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Sikh woman sexuality beautiful

Sikh teaching emphasises the importance of being a grihasti , ie a married person, rather than avoiding marriage. Guru Nanak regarded one of his sons as unsuited to succeed him because he had opted to live as an unmarried, celibate ascetic. Apart from the eighth Guru, Guru Har Krishan, who did not live to adulthood, all the Gurus were married and all had children. Punjabis including Sikhs value family honour very highly. A family's honour depends in large part on the modest behaviour sharam of its female members. This means that even the suggestion that a young woman has had a relationship with a man before marriage can result in disgrace for her parents and siblings. As a result, Sikhs disapprove of sex outside marriage, although men are in practice allowed more freedom than women. Marriages are often arranged, or at least assisted, by the couple's older relatives, and any intention to marry must have parents' approval. Prospective partners often meet in the presence of other family members rather than alone. The minority of Sikhs who are initiated into the Khalsa commit themselves to maintaining the Five Ks and these include the kachha also called kachera , which is a pair of shorts worn by Sikhs, both men and women, under their other clothes.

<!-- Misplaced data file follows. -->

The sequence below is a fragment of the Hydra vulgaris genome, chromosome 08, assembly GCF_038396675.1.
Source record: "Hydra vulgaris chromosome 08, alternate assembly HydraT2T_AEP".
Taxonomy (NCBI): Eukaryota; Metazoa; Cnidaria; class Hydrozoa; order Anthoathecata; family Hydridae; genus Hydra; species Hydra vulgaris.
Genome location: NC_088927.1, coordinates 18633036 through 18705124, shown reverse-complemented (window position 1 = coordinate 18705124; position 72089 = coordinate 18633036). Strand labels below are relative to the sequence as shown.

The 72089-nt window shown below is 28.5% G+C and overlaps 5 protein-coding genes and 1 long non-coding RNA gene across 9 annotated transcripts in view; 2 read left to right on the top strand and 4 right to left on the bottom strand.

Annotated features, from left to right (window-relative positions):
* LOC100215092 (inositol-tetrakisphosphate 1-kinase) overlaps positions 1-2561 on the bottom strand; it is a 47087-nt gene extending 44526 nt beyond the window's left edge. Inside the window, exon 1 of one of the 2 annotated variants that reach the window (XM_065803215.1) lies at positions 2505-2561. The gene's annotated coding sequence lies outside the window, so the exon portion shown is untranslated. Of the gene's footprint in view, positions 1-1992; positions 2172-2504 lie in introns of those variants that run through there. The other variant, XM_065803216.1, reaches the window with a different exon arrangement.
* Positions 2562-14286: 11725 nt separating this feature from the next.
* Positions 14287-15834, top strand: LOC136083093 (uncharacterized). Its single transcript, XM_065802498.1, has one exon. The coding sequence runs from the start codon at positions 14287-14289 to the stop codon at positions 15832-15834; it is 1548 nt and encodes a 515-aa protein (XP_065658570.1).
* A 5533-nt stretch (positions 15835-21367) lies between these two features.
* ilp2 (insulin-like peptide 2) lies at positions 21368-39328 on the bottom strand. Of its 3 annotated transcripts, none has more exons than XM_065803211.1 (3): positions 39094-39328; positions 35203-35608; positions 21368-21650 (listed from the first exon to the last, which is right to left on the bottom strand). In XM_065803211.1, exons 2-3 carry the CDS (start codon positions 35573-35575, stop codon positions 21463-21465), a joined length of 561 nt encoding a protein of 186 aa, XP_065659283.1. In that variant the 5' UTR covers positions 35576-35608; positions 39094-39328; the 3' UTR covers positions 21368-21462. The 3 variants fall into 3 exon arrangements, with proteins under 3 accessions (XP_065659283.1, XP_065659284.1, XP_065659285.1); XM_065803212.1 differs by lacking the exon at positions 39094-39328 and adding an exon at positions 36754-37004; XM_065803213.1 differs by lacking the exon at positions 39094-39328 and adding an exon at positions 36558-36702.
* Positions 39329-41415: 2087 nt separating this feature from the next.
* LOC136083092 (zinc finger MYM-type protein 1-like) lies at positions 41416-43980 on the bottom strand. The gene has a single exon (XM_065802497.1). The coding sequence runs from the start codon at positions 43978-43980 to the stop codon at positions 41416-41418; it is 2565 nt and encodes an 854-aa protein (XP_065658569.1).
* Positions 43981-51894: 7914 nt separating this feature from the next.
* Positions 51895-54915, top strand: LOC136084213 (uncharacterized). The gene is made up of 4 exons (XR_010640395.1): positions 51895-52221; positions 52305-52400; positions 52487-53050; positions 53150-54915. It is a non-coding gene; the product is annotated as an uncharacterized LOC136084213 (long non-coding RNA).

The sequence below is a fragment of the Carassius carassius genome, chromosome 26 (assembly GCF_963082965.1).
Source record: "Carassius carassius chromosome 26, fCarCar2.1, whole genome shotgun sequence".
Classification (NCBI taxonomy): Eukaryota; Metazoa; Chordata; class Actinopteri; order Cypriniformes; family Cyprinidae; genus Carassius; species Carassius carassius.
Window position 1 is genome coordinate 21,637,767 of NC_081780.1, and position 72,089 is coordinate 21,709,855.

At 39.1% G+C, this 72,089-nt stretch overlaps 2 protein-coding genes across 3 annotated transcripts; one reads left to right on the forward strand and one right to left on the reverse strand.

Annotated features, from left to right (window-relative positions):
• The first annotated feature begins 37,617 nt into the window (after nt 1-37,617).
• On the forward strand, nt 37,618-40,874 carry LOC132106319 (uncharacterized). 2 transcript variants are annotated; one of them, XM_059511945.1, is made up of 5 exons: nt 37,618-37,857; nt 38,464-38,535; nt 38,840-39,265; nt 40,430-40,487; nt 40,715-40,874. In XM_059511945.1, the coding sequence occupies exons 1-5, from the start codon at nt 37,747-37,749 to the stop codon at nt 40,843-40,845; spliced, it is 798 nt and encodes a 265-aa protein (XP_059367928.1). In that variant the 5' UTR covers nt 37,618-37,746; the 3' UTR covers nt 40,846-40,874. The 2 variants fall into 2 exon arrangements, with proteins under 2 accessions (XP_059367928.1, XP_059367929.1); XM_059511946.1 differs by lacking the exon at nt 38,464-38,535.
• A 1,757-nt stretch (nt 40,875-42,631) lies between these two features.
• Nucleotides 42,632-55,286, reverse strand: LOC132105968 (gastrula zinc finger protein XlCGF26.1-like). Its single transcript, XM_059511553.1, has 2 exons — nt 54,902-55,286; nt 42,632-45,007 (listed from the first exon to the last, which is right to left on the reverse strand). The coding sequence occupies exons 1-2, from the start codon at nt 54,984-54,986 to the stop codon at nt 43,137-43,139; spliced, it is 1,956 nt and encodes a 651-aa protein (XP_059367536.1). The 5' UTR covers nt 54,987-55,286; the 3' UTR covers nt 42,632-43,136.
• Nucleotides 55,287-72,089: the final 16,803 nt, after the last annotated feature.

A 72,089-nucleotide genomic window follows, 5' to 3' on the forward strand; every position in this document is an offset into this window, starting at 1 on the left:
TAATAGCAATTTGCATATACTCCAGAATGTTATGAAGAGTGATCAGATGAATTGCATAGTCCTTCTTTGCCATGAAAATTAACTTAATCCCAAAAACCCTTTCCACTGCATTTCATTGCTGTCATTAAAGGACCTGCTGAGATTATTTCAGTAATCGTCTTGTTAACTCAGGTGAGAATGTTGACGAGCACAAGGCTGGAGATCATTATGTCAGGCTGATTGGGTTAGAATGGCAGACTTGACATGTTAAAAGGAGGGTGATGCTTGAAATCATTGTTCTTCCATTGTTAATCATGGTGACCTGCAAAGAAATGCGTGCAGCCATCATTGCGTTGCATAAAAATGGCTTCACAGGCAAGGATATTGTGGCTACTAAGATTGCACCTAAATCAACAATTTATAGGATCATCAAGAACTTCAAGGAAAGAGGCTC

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One of the most distinguishing features about Sikhs is the practice of keeping long uncut hair kes. Some women, do not cut the hair on their head, some do not cut or trim any hair at all, while others cut their hair. With any religion, people practice it to the degree they want to or are comfortable with. Which forces Sikh women, both who chose to be Sikh and are born Sikh, into being constantly policed on what they do with their hair. And the second reason for keeping hair is due to the heavy persecution Sikhs were facing at the time. The turban and hair became an identity marker, which made people easily identified as Sikh so people were able to uphold their faith. It also forces people to be held up to a higher standard. Guru Gobind Singh also asked people to begin wearing the turban, something Sikhs had already begun to do, in an attempt to mimic the Gurus styles. The turban was chosen because at the time they were a symbol of aristocracy, and allowing women and lower-caste people to wear it aimed to abolish the structure within itself. Then, why is it that most Sikh women do not wear the turban?